A DUBLIN man has been charged with damaging the inner city statue of legendary singer Luke Kelly, which was defaced in a spray paint attack.
Michael Dunne (47) appeared in Dublin District Court today after being arrested over the latest damage to the sculpture, which has been repeatedly targeted by vandals since it was unveiled last year.
Mr Dunne, with an address at the Sophia Housing Project on Sean McDermott Street in the north inner city is charged with one count of criminal damage last Sunday, July 12.
Mr Dunne is not charged in connection with any of the other incidents of vandalism.
Judge Ann Ryan granted him bail on condition that he stays away from the Luke Kelly statue on Guild Street in the docklands, as well as another memorial to the late musician near St Stephen's Green.
Garda David Kelly told the court he arrested the accused at 12.33pm yesterday at Store Street Station, where he made no reply to the charge after caution.
Objecting to bail, he said the Luke Kelly memorial statue was damaged by blue spray paint at 4.45pm on Sunday.
He said there was CCTV footage of the incident and the movements of the suspect at the time. Items of clothing were also seized in a search of the accused’s home address yesterday, he said.
The CCTV footage consisted of 13 separate clips from official garda cameras, and inside and outside where the accused resides. It was alleged Mr Dunne was seen in the general area for a period before the incident and returning to his home address.
He was seen going to his apartment door and entering the apartment, and the garda alleged he could be seen wearing clothing matching that of the person responsible for causing the damage to the statue.
The footage showing the damage being caused was of very good quality, the garda said. It had been viewed by a local community garda who identified Mr Dunne in it.
In the search, the clothing seized was a match for that worn by the person who committed the offence, Gda Kelly said.
The maximum potential penalties on conviction on indictment for criminal damage were a fine of €10,000 or 10 years in prison.
A file was being prepared for the DPP seeking directions for a trial venue, he added.
Questioned by defence solicitor Jenny McGeever, Gda Kelly said his colleague identified Mr Dunne at 9am yesterday but after this, further information was being gathered and it was three and a half hours before an arrest was made.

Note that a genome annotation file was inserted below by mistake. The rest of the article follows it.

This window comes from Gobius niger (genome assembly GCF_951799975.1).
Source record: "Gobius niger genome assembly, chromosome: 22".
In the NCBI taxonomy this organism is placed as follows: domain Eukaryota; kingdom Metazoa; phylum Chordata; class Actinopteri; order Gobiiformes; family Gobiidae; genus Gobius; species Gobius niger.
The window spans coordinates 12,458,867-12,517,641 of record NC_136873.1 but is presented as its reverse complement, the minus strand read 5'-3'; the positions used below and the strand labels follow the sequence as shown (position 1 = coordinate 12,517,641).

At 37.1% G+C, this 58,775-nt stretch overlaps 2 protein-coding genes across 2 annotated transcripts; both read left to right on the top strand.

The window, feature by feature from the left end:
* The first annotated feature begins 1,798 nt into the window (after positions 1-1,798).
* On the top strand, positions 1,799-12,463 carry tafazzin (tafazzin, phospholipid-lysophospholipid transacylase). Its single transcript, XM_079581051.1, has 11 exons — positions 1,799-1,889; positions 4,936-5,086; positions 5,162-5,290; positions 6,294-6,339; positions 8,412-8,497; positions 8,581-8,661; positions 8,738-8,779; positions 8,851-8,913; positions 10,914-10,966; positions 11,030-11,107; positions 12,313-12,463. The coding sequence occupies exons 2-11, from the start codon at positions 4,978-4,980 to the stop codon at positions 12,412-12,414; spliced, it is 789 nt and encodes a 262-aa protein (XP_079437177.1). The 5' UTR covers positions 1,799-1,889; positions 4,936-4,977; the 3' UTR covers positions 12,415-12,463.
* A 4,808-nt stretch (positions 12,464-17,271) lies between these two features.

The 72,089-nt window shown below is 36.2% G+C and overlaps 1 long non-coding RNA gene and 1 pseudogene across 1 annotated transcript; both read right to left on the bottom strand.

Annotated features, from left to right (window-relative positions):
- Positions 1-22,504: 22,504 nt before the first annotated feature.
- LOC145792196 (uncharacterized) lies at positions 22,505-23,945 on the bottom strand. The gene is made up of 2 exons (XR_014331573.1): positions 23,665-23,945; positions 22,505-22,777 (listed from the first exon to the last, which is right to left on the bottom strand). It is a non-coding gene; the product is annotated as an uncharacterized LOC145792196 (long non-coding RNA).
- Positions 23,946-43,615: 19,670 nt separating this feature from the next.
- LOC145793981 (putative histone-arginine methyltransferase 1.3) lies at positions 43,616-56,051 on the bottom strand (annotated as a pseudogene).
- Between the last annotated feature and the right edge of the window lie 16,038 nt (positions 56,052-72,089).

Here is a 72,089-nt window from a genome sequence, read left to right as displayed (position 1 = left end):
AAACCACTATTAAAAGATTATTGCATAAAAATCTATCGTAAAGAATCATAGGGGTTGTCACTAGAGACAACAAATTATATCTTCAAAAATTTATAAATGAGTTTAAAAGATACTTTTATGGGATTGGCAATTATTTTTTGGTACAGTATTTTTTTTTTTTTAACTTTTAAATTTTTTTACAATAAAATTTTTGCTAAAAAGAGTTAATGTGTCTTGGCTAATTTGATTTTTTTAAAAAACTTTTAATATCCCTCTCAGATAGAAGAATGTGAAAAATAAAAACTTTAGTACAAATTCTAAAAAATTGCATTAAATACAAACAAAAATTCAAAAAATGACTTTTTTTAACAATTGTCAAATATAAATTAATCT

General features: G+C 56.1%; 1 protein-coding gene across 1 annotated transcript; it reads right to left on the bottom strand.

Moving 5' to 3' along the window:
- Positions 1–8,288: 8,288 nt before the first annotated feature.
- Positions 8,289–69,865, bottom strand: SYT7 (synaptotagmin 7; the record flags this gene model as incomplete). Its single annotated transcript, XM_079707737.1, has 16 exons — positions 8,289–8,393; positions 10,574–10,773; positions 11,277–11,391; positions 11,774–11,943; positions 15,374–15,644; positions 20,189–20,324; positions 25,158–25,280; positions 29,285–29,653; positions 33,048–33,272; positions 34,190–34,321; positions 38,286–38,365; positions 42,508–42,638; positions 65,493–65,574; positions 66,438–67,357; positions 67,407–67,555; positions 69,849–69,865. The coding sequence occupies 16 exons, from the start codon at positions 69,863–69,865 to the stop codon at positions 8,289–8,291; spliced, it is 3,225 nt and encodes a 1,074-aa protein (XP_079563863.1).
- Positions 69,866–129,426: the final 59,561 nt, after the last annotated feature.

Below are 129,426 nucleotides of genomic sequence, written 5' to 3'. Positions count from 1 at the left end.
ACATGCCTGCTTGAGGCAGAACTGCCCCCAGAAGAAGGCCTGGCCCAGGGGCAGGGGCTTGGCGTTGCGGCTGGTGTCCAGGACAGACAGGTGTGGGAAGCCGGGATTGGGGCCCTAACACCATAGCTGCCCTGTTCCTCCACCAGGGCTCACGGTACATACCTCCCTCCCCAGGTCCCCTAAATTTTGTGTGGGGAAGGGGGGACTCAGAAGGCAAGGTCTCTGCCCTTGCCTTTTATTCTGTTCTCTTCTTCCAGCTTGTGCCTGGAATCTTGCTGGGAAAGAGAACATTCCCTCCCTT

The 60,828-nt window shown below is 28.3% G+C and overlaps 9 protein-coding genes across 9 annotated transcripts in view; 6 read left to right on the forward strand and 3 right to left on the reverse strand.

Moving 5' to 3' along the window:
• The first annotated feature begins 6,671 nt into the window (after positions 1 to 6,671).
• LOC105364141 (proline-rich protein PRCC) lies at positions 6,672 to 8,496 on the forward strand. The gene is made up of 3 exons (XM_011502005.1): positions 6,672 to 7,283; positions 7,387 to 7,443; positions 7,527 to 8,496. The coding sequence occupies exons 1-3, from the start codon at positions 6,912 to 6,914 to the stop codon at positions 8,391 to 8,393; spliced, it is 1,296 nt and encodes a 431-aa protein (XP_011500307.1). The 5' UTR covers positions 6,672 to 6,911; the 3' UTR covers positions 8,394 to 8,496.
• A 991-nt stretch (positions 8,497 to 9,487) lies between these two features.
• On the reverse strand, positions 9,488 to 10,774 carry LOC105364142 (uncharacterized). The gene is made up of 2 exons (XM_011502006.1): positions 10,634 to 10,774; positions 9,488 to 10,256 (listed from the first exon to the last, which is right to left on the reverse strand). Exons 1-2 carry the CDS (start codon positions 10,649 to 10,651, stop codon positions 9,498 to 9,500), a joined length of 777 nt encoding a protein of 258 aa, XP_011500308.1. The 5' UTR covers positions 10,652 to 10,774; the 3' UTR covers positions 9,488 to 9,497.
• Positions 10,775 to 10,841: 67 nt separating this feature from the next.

He accepted that the investigation file would take some time. Ms McGeever said while the proposed evidence was that her client was seen in the general area, but he did not live “a million miles away” and he was not the only man in the general area at the time.
Mr Dunne would say the clothing that was seized was not a match for what was seen on the footage, she said.
He would say there was nothing unusual about the clothing. Gda Kelly said while it was not distinct, it was an "exact match" for what was on the footage.
Ms McGeever said the damage was caused by blue spray paint and “nothing of that ilk was found on my client or in his property.”
The clothing had yet to be forensically examined, the court heard. Gda Kelly said in the footage, when the offence was committed by the culprit, the spray paint was held “away from his person.”
Ms McGeever said there was a strong chance there would be some residue attached to clothing but there was nothing visible on any of the clothing seized.
Applying for bail, she said the accused was happy to abide by conditions, he was in a long term relationship and gardai knew where to find him.
Ms McGeever asked the judge to set aside any notoriety that had built up around the case and consider the charge before her.
“It is not a clear cut case in my view,” the solicitor said, and it was one which she thought the prosecution should proceed “very warily in terms of having cracked this nut.”
The judge asked Mr Dunne if he would abide by conditions including staying away from the statue. “No problem at all,” he replied.
Judge Ryan said the accused enjoyed a presumption of innocence. She granted bail in his own bond of €200, with no cash lodgement required.
Conditions are that he stays out of the Sheriff Street area, remains away from the Luke Kelly memorial statue on Guild Street, is of sober habits and good behaviour in public and signs on three times weekly at Store Street Garda Station.
The judge also made it a condition of bail that Mr Dunne stays away from the other Luke Kelly statue, near St Stephen’s Green.
She remanded the accused on bail, to appear in court again September 8.
Sunday’s incident was the seventh time the €80,000, publicly-funded statue was vandalised since it was unveiled by President Michael D Higgins in January 2019, on the 35th anniversary of Luke Kelly’s death.
The 1.8-metre-high marble bust by sculptor Vera Klute features copper wire used for Kelly's trademark hair and beard.
The statue was installed after a lengthy campaign to pay a public tribute to the late Dubliners’ singer.
It is located close to Kelly's childhood home at the corner of Guild Street and Sheriff Street, at the mouth of the Royal Canal.
Dublin city council has said it cannot rule out having to remove the statue due to the incidents, with cleaning costs to date totalling €3,000.
Another statue of Kelly, which is located near St Stephen's Green Shopping Centre, has also been targeted by vandals since it was erected.
The incidents were among a series of acts of vandalism of public sculpture in the city, with the carved ‘Tree of Life’ near St Anne’s Park partially burned and a statue of Republican Seán Russell painted with rainbow colours recently.